Monday, March 30, 2015

Why Do We Stop Practicing?

There are many professions where practicing is part of the job descriptions--take musicians for instance. Musicians not only practice the music they plan on performing, but the very best practice the same fundamental scales, tonguing exercises, and breathing exercises that beginning players do. In the visual arts, drawing practice is not uncommon. Most of us keep sketchbooks and seek out live model sessions to practice timed drawing. However, live model sessions can be a rare opportunity and more often sketchbooks become a medium for finished artwork. That's not to say it's a bad thing, especially when you see the success of exhibitions like The Moleskine Project.

Artwork by Tran Nguyen for Moleskine III exhibition at Spoke Art
For someone who has become increasingly less involved with a personal sketchbook, I wonder what happened along the way that kept me from the leisurely activity of drawing for practice or just for fun. In my pre-teen years, my sketchbooks were bursting with the things that captured my imagination. It seemed like there were fewer distraction in those days. Even watching the occasional episode of Pokemon didn't stop me from drawing, but added fuel to the flame.


With the increasing demands of my "adult" life, being more deliberate with my practice could be just the thing to get me drawing again. And I think that seeing it as "practice" will prevent me from getting so involved with the crowd-pleasing details that turn it from an exercise into an art-piece. Just as a musician doesn't perform their practice routine, I shouldn't need to worry about who is going to look at my drawing practice. I might even dispose of most of these drawing exercises after each session. Yeah, I like to live on the edge.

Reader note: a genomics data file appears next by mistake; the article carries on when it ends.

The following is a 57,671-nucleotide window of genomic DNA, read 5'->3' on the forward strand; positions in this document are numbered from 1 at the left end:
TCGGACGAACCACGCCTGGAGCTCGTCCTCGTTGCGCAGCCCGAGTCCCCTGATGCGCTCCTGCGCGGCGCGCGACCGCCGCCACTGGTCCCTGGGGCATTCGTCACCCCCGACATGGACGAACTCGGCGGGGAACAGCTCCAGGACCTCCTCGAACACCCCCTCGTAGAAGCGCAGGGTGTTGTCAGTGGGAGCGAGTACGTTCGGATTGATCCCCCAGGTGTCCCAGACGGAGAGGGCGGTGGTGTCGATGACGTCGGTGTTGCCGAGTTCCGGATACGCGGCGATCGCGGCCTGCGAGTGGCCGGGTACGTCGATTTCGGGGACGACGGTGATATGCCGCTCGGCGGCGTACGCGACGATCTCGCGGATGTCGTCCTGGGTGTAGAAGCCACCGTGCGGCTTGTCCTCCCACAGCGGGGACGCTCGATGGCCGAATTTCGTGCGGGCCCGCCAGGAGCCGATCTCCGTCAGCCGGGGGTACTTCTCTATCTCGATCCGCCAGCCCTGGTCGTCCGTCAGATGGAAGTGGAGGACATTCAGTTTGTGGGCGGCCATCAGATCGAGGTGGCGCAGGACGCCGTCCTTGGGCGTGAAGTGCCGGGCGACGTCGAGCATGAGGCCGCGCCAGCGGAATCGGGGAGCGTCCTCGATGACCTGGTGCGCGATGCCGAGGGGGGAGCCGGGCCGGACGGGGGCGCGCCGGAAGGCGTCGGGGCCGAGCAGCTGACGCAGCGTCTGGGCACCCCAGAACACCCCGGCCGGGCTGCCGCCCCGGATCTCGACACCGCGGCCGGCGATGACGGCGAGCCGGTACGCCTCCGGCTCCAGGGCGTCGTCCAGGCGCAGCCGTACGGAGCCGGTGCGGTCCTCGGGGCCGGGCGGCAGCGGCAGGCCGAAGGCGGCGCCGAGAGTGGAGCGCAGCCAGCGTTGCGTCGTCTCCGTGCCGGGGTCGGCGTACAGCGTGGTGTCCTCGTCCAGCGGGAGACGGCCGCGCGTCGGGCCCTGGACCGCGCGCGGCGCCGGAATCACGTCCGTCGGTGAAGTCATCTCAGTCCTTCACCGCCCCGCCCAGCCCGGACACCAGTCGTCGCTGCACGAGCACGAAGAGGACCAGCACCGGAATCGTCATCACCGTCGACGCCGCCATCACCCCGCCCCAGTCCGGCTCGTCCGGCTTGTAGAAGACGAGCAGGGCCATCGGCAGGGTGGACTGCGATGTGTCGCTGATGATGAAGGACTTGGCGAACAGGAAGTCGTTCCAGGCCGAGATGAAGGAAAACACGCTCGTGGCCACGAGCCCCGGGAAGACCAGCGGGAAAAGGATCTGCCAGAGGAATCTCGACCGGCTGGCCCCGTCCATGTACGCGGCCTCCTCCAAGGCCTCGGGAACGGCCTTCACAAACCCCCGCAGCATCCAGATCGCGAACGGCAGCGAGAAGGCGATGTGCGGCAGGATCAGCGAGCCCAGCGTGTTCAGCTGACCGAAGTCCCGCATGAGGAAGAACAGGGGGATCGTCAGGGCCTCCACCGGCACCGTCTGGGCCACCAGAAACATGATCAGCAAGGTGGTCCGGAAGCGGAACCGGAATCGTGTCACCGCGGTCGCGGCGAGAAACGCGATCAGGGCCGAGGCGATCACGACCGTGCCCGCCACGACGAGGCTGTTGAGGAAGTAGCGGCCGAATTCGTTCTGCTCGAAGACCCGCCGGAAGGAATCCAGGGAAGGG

So what does it look like to actually practice art, especially illustration? Using the classical methods found in the fine art academic tradition is a good start. Traditionally, there has been a focus on accurate observation of form and light and rendering the human figure. There's also the practice of copying the work of master artists, which reveals their technique and unique way of solving a composition. Composition is also a focus in illustration education, but in addition, conceptualization is frequently discussed because of its role in creating artwork that clearly communicates an idea or narrative.

By combining these approaches, we end up with a practice schedule that hones in on skills that, when practiced, I think would result in creating illustrations more "easily" and effectively. I think one hour a day is really all I need as long as I stay consistent. Here is the break-down of my practice schedule:

-20 minutes timed drawing
-20 minutes master-copying
-20 minutes idea-generating

Some lovely composition studies by an unknown artist.
The timed drawing would be 1-5 minute poses of figures, animals, or even objects. There are several great websites that already have a pool of images you can draw from and a timing system to keep you on your toes. As for the master-copying, these would be either a couple rough, tonal-based drawings or one 20-minute speed painting that looks at how an artist used a particular color palette or unique lighting phenomena. Lastly, the idea-generating would involve finding a topic (editorial articles are good for this) and then creating as many different visual solutions I can think of. This would be a written-process, but I just might find some winning ideas that make their way into final illustrations.

So what would your practice routine look like?




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